EIMDExercise-Induced Muscle Damage
EIMDEchelon Institute of Management Development (Echelon University; Netherlands)
EIMDEuropean Institute for Managing Diversity
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This study investigated the development of EIMD following damaging exercises for the hamstrings.
A number of studies have observed that EIMD causes a prolonged reduction in vertical jump height (Byrne and Eston, 2002; Horita et al.
Some previous studies have shown changes in the force sense following EIMD (35; 38), however, the results of this study are not in line with this.
No effects of EIMD on the unilateral quiet stance were shown in this study.
Specifically, Starbuck and Eston (2012) provided evidence that the neural adaptations mediate the protection against EIMD in the contra lateral arm.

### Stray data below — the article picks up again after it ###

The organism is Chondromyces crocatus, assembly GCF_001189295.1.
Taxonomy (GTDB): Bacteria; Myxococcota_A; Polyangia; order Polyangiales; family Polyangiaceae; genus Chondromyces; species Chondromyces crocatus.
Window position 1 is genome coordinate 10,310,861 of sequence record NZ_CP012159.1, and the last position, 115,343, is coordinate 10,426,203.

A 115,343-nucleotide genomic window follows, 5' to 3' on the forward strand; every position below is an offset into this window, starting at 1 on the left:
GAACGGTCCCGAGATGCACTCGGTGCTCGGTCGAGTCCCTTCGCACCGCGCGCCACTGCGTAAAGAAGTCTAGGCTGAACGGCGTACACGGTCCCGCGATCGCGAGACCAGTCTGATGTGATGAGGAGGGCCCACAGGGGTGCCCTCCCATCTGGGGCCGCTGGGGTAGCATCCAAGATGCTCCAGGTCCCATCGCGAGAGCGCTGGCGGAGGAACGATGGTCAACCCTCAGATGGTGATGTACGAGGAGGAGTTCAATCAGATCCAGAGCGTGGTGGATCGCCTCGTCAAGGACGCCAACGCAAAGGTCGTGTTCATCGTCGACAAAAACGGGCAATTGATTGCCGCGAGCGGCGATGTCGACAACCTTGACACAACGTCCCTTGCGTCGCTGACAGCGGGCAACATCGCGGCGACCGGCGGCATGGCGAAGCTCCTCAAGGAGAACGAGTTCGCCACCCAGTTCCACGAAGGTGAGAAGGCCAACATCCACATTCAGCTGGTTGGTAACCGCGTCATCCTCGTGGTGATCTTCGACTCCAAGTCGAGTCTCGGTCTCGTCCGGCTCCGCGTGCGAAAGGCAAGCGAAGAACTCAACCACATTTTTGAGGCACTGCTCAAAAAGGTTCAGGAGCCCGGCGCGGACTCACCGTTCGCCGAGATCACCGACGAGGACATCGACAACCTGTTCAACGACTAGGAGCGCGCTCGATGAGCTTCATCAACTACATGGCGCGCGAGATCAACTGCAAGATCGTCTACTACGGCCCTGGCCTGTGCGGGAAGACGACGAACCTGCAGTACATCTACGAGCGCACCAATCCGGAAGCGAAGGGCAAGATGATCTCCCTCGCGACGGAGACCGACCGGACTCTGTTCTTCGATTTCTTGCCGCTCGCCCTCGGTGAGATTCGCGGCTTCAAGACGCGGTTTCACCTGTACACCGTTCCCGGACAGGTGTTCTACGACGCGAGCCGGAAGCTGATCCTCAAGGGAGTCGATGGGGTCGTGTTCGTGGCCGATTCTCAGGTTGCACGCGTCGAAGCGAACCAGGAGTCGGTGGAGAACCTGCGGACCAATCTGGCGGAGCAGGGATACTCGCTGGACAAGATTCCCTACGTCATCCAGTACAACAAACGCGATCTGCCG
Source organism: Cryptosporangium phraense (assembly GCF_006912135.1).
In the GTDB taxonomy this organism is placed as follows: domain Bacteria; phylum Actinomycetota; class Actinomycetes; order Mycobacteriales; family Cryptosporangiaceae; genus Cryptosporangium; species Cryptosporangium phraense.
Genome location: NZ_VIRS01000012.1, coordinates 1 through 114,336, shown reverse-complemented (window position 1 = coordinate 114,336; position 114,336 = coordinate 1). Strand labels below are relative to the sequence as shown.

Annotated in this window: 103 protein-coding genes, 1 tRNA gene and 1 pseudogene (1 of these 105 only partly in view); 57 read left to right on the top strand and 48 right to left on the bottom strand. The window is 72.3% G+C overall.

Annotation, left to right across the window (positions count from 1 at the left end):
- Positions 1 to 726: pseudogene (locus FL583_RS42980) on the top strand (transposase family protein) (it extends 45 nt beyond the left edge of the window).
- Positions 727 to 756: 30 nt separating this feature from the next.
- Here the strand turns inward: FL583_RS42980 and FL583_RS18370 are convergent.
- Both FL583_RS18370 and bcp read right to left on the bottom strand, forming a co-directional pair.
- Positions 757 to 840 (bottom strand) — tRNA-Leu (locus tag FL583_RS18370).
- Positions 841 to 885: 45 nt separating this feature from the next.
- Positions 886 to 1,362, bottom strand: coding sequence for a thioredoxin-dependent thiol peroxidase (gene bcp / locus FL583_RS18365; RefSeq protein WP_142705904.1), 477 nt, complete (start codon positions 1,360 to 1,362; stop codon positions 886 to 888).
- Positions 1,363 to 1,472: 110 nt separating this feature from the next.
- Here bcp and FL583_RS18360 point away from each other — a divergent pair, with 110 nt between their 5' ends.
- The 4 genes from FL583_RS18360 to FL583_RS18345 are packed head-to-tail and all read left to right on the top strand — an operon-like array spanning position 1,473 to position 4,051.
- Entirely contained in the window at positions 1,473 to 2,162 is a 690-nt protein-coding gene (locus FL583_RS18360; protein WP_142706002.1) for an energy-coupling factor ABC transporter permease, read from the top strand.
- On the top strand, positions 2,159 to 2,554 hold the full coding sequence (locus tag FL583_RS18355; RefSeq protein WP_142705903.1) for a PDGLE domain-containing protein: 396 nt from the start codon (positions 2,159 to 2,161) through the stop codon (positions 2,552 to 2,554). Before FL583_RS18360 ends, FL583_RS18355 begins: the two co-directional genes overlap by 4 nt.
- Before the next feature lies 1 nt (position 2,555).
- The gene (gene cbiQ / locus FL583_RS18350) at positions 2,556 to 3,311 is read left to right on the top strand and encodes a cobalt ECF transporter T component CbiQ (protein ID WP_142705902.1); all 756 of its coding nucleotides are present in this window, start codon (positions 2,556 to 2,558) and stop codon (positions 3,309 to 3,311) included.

A limitation of the present study is that changes in muscle strength and range of motion (two other accepted EIMD markers) were not measured and future studies should include these variables.
These findings add to a growing body of literature that demonstrates cryotherapy to be an ineffective strategy when recovering from EIMD (Howatson and van Someren, 2003; Howatson et al.
Intracellular release of CK has been used as an indirect marker of EIMD for many years (Manfredi et al.
Our results show that the cryotherapy administered did not attenuate any markers of EIMD or enhance the recovery of function.
In order to evaluate the relationship between indirect symptoms of EIMD Pearson correlation coefficient was established.
1998) have found a decrease in the mouse muscle force during the first three days after EIMD not to be associated with decreases in the amount of contractile protein, since protein degradation started two days later.
Opinions presented above show that there is no generally accepted conclusion in what way EIMD affects voluntary evoked muscle performance depending on muscle contraction type regardless of our research data that show the time-course of voluntary evoked muscle performance to be contraction type dependent.